Telcos warned on false ads to entice Internet consumers
MANILA, Philippines—The Department of Justice-Office for Competition (DOJ-OFC) warned telecommunication companies that they would face possible sanctions if found to be using false or misleading advertisements to entice customers to avail themselves of their Internet services.
In a nine-page advisory by the Office of the Competition, which was signed by Justice Secretary Leila de Lima, the DOJ-OFC said telcos should include in their advertising materials the minimum, not the maximum speed connection, service rates and service reliability.
The DOJ said any misrepresentation in their advertisements is in violation of the provisions of Republic Act No. 7394 or the Consumer Act and the Public Telecommunications Policy Act.
“Advertisements and promotions materials on broadband and mobile Internet services must not therefore present specifics that lead consumers to choices that are based on erroneous facts or representations,” the advisory stated.
The DOJ-OFC noted that most telcos are inducing consumers by showcasing various arrangements — either bundled with gadgets or fixed with specific data usage.
It is also the common practice of ISPs, according to the DOJ-OFC to specify only the maximum speed for downlink/uplink connections in their advertisements and other promotional materials.
“Such practice thus creates confusion among consumers. In reality, subscribers are short-changed because they are not guaranteed fast, consistent and reliable Internet service but pay for a quality of service that is below par,” it added.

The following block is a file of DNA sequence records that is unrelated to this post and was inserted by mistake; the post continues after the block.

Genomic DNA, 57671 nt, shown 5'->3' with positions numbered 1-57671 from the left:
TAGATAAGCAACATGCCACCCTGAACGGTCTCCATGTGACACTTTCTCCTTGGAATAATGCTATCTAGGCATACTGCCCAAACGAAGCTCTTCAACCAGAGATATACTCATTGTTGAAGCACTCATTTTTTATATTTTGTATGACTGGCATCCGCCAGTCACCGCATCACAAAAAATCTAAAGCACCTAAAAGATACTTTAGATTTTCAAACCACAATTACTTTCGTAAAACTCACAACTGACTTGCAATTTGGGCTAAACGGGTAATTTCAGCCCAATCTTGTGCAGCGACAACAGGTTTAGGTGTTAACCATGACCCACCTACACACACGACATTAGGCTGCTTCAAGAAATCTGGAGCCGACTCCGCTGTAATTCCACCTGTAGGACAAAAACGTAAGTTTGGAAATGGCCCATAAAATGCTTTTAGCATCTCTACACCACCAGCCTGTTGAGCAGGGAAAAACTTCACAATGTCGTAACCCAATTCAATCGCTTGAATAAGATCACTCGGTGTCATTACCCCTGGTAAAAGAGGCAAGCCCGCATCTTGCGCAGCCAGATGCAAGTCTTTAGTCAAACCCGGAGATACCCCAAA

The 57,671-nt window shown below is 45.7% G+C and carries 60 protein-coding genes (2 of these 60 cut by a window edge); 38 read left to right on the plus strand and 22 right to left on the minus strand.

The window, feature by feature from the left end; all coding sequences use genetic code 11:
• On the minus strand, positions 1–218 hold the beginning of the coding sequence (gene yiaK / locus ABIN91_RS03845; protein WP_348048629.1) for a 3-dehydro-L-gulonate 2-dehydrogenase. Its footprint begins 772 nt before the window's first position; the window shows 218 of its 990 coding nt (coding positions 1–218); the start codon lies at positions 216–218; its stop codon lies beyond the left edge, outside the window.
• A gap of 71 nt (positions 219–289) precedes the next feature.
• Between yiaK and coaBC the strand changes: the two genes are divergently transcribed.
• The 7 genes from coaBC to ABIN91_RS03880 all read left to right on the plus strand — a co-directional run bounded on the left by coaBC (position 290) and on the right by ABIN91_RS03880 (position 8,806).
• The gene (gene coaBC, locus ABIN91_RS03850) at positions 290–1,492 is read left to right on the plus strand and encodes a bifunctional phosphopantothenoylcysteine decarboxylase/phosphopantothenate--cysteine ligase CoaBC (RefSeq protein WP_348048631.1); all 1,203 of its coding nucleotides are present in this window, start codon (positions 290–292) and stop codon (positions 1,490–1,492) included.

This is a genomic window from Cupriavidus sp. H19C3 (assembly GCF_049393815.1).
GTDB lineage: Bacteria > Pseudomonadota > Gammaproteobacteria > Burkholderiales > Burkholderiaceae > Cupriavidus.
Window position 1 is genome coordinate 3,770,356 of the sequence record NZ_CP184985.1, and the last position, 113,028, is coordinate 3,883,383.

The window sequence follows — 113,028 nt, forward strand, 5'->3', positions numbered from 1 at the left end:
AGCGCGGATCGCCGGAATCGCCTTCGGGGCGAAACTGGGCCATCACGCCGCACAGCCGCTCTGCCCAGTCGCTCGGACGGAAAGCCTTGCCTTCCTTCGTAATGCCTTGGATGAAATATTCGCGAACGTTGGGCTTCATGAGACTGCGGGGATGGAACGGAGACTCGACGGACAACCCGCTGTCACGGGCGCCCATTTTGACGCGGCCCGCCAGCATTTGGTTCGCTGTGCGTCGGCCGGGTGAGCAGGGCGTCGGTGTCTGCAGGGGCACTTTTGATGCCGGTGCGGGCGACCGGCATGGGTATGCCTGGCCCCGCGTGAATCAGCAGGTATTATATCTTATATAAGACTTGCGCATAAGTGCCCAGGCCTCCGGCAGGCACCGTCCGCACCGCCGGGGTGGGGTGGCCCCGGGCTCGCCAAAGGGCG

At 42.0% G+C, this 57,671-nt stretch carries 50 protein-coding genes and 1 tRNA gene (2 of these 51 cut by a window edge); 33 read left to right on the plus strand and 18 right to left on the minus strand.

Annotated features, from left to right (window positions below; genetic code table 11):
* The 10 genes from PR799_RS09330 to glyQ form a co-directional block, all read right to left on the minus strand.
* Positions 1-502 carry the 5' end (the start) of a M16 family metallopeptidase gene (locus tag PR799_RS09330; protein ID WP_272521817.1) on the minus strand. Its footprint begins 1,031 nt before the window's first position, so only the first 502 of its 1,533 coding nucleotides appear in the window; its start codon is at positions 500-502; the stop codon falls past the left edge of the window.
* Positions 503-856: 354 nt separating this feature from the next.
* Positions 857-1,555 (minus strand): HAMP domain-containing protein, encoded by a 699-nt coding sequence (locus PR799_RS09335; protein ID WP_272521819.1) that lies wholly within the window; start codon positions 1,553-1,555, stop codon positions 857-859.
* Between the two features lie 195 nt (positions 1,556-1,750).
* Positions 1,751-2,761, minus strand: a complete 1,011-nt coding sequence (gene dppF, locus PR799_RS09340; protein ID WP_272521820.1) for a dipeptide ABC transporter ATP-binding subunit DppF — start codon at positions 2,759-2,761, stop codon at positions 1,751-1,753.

The DOJ-OFC added that ISPs fail to reveal the implementation of Fair Use Policy (FUP) or data cap in their advertisements.
FUP is being imposed by the companies to give end-users equal opportunities to access their services but heavy Internet users who have exceeded their data limit are expected to experience slow Internet connection.
“The consumers must be fully informed about this term of use. It follows that non-specification of FUP is an indication of a false, deceptive or misleading advertisement,” the advisory added.
The DOJ-OFC noted that the National Telecommunications Commission (NTC) has issued Memorandum Order No. 07-07-2011 to provide guidelines on minimum speed connections for Internet services.
It directs service providers to indicate in their advertisements and other promotional materials as well as in their service agreements not only the service rates of their Internet offers but also the minimum connection speed and the service reliability.
ISPs are required by the memorandum, according to DOJ-OFC to provide a minimum service reliability of 80 percent.
The DOJ-OFC said the NTC may file appropriate administrative case against ISPs for failure to comply with the memorandum.
“The NTC should religiously assess the monthly service reliability of the various ISPs in order to ensure stable, fast, and undisrupted Internet connection. There must be a mechanism that will enable the Commission to compile and compare the monthly measures for systematic scanning,” the DOJ-OFC said.
The DOJ-OFC said the Department of Trade and Industry (DTI) and the NTC are tasked to implement the Consumer Act and the Public Telecommunications Policy Act, respectively.
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